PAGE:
Pudding Mill Lane

Pudding Mill Lane, Newham

Barely 500 yards in length, Stratford’s Pudding Mill Lane should not be confused with Pudding Lane, where the Great Fire of London (supposedly) began

Pudding Mill Lane in 2013

The Pud­ding Mill was prop­er­ly called St Thomas’s Mill and it stood at what became the junc­tion of Marsh­gate Lane and Pud­ding Mill Lane. It prob­a­bly acquired its nick­name from its orig­i­nal shape and its last incar­na­tion was demol­ished dur­ing the first half of the 19th cen­tu­ry. The lat­er Nob­shill (or Knobs Hill) Mill sur­vived until the ear­ly 1890s.*

Pud­ding Mill Riv­er, one of the Bow back rivers, was a very minor trib­u­tary of the Riv­er Lea.

Pud­ding Mill Lane sta­tion was built for the con­ve­nience of work­ers at the util­i­ties and indus­tri­al estates that pocked Strat­ford Marsh over the course the 20th cen­tu­ry. Until 1998 there was just a pass­ing loop at this point on the Strat­ford branch of the Dock­lands Light Rail­way, which here runs along­side the main line into Liv­er­pool Street, and above the Cen­tral line.

The char­ac­ter of the lane was trans­formed when the Olympic Park was built and the lit­tle Pud­ding Mill Riv­er dis­ap­peared under the main sta­di­um. Knobs Hill was flat­tened at the same time.

Tak­en before its Olympic trans­for­ma­tion, the pho­to­graph below shows rough­ly the same part of Pud­ding Mill Lane as the one above.

Hidden London: Pudding Mill Lane before its Olympic ‘transformation’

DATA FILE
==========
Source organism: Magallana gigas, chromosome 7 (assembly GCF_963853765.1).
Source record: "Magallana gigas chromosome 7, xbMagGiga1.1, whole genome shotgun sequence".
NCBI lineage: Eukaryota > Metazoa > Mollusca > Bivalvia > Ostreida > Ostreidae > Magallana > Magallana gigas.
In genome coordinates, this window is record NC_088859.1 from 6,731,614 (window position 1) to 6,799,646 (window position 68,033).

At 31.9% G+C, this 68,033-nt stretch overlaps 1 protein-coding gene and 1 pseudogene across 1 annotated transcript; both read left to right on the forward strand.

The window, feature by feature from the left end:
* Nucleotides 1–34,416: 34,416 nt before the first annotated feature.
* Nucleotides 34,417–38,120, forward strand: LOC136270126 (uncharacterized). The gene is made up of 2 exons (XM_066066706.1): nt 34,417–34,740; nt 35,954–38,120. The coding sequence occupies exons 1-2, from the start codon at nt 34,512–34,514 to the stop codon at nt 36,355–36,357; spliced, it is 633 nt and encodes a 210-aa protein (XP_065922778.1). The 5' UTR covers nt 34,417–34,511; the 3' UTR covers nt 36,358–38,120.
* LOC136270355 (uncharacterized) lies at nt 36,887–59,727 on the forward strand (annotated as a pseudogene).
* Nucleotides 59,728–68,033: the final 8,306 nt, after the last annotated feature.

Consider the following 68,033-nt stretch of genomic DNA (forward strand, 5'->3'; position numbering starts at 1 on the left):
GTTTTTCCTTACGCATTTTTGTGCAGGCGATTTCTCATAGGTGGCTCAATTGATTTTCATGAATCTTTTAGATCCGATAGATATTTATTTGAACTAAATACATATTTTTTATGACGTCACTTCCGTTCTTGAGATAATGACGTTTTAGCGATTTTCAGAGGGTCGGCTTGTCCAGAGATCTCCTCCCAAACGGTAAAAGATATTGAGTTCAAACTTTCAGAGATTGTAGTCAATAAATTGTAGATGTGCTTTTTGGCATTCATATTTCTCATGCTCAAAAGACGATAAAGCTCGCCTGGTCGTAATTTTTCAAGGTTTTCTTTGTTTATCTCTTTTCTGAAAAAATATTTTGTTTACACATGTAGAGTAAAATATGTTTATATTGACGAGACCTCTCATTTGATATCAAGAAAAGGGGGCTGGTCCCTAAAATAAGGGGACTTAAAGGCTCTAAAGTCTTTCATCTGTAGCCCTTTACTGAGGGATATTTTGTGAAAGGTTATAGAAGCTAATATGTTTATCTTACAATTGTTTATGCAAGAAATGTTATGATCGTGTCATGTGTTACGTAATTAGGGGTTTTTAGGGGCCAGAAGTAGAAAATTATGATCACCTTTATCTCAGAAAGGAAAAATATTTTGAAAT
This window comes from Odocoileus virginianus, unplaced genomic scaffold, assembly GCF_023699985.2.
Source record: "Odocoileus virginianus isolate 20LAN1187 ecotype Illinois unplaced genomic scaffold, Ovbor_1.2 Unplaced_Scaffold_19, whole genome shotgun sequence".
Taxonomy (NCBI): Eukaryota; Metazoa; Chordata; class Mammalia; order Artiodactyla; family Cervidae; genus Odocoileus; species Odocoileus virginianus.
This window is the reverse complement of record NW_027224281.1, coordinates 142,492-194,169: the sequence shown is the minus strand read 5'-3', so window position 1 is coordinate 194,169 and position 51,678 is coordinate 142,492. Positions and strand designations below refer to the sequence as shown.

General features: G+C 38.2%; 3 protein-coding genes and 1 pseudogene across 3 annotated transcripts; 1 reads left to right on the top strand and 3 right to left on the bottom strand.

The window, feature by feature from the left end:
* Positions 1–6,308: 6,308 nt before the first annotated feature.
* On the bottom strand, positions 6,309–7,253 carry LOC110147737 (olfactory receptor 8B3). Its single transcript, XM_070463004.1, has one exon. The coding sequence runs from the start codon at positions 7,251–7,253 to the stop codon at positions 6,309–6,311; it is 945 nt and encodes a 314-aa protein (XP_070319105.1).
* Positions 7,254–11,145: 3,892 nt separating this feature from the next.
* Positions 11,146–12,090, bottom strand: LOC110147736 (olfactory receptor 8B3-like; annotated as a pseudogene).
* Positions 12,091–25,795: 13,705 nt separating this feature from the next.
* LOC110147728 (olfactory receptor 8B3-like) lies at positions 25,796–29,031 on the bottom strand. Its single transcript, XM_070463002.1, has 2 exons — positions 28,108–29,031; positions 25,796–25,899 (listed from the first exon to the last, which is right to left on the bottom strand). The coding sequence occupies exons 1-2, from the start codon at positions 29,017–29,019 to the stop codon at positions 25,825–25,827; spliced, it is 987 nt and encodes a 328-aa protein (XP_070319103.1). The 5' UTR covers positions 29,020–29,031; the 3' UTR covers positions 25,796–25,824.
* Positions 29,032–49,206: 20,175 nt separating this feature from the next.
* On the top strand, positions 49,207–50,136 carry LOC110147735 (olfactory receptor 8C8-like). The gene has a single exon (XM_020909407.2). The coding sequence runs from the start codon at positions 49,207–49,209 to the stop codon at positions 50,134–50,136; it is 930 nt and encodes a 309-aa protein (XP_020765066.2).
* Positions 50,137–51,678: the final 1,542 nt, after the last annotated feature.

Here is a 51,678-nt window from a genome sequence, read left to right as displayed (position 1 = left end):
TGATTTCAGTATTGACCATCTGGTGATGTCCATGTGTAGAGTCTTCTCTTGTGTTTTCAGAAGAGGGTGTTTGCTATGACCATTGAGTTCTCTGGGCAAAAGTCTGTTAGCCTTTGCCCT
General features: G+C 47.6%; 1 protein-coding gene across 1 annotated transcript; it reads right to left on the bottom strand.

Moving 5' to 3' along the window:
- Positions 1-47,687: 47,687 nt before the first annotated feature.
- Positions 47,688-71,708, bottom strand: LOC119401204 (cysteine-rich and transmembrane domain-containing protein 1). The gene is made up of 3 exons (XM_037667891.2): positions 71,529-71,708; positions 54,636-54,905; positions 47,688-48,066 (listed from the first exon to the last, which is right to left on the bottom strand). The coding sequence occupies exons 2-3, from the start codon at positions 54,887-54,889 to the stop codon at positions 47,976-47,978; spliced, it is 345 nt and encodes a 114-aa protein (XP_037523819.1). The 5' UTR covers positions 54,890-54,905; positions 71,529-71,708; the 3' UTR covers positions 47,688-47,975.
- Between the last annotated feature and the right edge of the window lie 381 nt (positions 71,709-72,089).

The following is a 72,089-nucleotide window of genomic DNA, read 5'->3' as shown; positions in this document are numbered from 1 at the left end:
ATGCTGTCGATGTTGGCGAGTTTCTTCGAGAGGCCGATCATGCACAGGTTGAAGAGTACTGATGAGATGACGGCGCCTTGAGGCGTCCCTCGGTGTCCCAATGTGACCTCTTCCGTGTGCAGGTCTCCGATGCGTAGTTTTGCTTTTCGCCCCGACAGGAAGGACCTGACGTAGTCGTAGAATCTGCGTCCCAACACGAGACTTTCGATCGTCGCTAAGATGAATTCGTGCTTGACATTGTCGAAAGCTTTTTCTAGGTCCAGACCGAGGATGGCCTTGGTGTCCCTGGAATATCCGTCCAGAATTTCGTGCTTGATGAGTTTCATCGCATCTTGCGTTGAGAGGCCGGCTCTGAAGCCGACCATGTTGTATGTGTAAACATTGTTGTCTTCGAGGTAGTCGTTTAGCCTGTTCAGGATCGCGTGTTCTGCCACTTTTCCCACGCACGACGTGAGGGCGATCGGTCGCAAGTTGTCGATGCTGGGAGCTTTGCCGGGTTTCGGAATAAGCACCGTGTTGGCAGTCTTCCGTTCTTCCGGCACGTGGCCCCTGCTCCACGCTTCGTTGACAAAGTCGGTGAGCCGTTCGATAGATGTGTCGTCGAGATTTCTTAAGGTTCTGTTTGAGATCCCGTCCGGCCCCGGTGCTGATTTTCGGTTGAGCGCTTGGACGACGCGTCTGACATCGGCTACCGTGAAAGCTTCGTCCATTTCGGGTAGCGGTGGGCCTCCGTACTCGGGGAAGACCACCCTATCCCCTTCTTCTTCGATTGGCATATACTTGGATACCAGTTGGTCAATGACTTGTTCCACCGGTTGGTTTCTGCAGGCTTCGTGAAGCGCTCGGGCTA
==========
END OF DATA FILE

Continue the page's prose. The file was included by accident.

Though one of the Olympic Park’s five neigh­bour­hoods was named Pud­ding Mill the sta­tion was closed dur­ing the games because it was too small to han­dle the poten­tial foot­fall.

A new, larg­er sta­tion opened in 2014 to take advan­tage of the area’s ‘lega­cy appeal’ – though at the moment there’s noth­ing very appeal­ing in the imme­di­ate vicin­i­ty.

In 1966 Marshgate Lane became the site of the first nuclear reactor to be built for a UK university. It was commissioned for the department of nuclear engineering at Queen Mary College and was deactivated in 1982.

Postal district: E15
Station: Docklands Light Railway, Stratford branch (zones 2 and 3)

* British His­to­ry Online pro­vides a mag­nif­i­cent­ly detailed account of the ancient mills of West Ham (repro­duced from A His­to­ry of the Coun­ty of Essex: Vol­ume 6), while often admit­ting to a degree of uncer­tain­ty and employ­ing caveats like: “It seems to have been the mill …” and: “It appears from this char­ter that …” [Hid­den Lon­don’s ital­ics].